…And here is the front cover for our forthcoming new ‘Quiet Storms’ album. 🙂
A wonderful photo of Horton Tower in the snow taken by renowned photographer Roger Holman in 1960s. Already familiar to many of my dear friends, we just thought it would make a great album cover and is totally in keeping with the atmosphere and vibe of this new album.
Inner artwork, courtesy of the rather lovely Paul Tippett, and other details will be revealed soon.
Here’s hoping I’m only one of millions who download this rather–not surprisingly–excellent version of “Empires Never Last,” recorded with a full orchestra. Very nice. Very nice, indeed. These guys never cease to surprise and delight me.
Galahad is a band that knows where it’s been, where it is, and where it’s going. I love this. But, then, I love Galahad. And, so should you.
For the latest release, When Worlds Collide, Galahad has re-recorded a number of its older tracks and meshed them with the more recent ones in a wonderful and engaging two-volume set. In existence now for thirty-one years and with most of its original members still members (amazing; can you imagine saying the same thing about, say, Yes?), Galahad is neither shy nor cocky, just happily content. They never wanted to be rock stars, puppets of some record label, or the playthings of some marketing firm.
They just want to be Galahad. And they do it with such grace. That grace finds its way into their lyrics, their music, and their very presentation. If you forced me to make a comparison of the band, I would suggest imagining Peter Gabriel and Tony Levin playing with Ultravox and then progging it up to 11.
Here are the tracks and the dates (original and re-recorded):
Lady Messiah (1985/2015)
The Chase (1988/2015)
City of Freedom (1986/2015)
Chamber of Horrors (1990/2015)
Dreaming From the Inside (1985/2015)
Room 801 (1990/2015)
Ocean Blue (1996/2015)
Don’t Lose Control (1990/2015)
Exorcising Demons (1992/2015)
Karma For One (1997/2015)
Empires Never Last (2006/2014)
Richelieu’s Prayer (1990/2012)
Painted Lady (1985/2014)
Bug Eye (1997/2014)
Guardian Angel (2012)
Seize the Day (Single mix) (2012)
This Life Could Be My Last (2006/2014)
As is obvious from the above track list and the accompanying dates of original recording and the re-recording, the band has been re-creating its sound for years now. All to the good. Even the older tracks—regarded as “neo-prog” by the press at their release feel much more dynamic and more “Galahadian.” Just as a test, I played several of these tracks—all from different releases—in succession to get a feel for just how different When Worlds Collide. The audio quality is simply amazing. It always has been, but with all of its confidence and just pride in being in existence for over three decades, Nicholson and Co. give us everything they have with When Worlds Collide.
Sadly, I didn’t encounter the music of Galahad until Lady Alison introduced the band to me in 2012. Since then, I’ve been hooked. I own the CDs, I own the authorized band biography, and I consider the lead singer, Stu, a friend and ally.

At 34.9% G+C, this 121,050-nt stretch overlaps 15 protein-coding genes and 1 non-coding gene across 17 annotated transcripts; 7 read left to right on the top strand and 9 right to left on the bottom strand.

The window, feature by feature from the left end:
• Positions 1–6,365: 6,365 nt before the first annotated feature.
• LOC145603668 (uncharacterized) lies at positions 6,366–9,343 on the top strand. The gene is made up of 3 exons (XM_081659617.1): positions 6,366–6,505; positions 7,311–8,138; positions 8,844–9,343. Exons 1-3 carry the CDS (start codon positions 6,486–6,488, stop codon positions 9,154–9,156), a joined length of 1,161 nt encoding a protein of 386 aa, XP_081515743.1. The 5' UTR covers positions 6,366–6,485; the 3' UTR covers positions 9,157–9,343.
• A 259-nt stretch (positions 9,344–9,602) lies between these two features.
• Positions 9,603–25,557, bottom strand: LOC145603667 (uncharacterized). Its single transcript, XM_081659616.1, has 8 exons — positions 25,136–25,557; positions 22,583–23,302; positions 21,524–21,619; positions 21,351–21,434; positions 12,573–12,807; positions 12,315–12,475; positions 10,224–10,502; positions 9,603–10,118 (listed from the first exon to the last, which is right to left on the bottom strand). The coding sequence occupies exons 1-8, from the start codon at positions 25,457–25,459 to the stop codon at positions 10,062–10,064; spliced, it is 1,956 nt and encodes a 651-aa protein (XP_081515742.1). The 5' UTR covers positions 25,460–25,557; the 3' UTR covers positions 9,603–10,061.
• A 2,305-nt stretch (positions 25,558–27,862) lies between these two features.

Whether you’ve loved the band for thirty-one years or if you’re reading about them for the very first time right here, right now, do yourself a huge favor: purchase When Worlds Collide. It’s a delight for the ear, the mind, and the soul.
Galahad, SOLIDARITY: LIVE IN KONIN (2015). Tracks: Salvation I and II; Guardian Angel; Empires Never Last; Secret Kingdoms and Secret Worlds; Singularity; Beyond the Barbed Wire; This Life Could Be My Last; Sleepers; Guardian Angel (reprise); Painted Lady; Seize the Day.
Birzer rating: blissfully stunned.
Sheesh. What to say? What to write? Today is the release date of Galahad’s latest live album, SOLIDARITY: LIVE IN KONIN. As with all live albums, of course, these are songs that had been perfected in the studio and on the mixing boards. Our ears become rather use to these things of perfection. And, certainly, few modern prog bands sound as good as Galahad when it comes to the studio releases. It’s clear that the band comes together in amazing ways, all songs perfectly nurtured and engineered.
I wasn’t, however, quite sure how Galahad’s more recent music would translate live, though I know the band possesses a rather strong reputation as a live act. As I understand it from my British and European friends, this comes from 1) the tightness of the band; and 2) the rather natural showmanship of Stu Nicholson.
Well, let me just state as bluntly as possible: SOLIDARITY is a gorgeous album. Not only does the music sound every bit as good as on the studio albums, but Galahad clearly has some fun playing around with live sounds. Additionally, the band has crafted a concert that has has much art to it as any placement of the tracks on a studio album. That is, SOLIDARITY sounds like something beautifully crafted as an album, in and of itself. It’s akin to a brand new studio release. The positioning of tracks allows the band to present a long and relatively coherent story. The placement of “Guardian Angel” toward the beginning and the end of the concert But, most of all, it’s Nicholson’s voice that stands out on SOLIDARITY. If anything, he sounds even better live than he does in the studio! And, this is about the highest praise I could give any vocalist.
The prog rock world is not only different from what it was a decade ago, but it’s also significantly different from just two years ago. Galahad has made its own style of music since 1985, and the band has continued to hone that sound in vastly creative ways.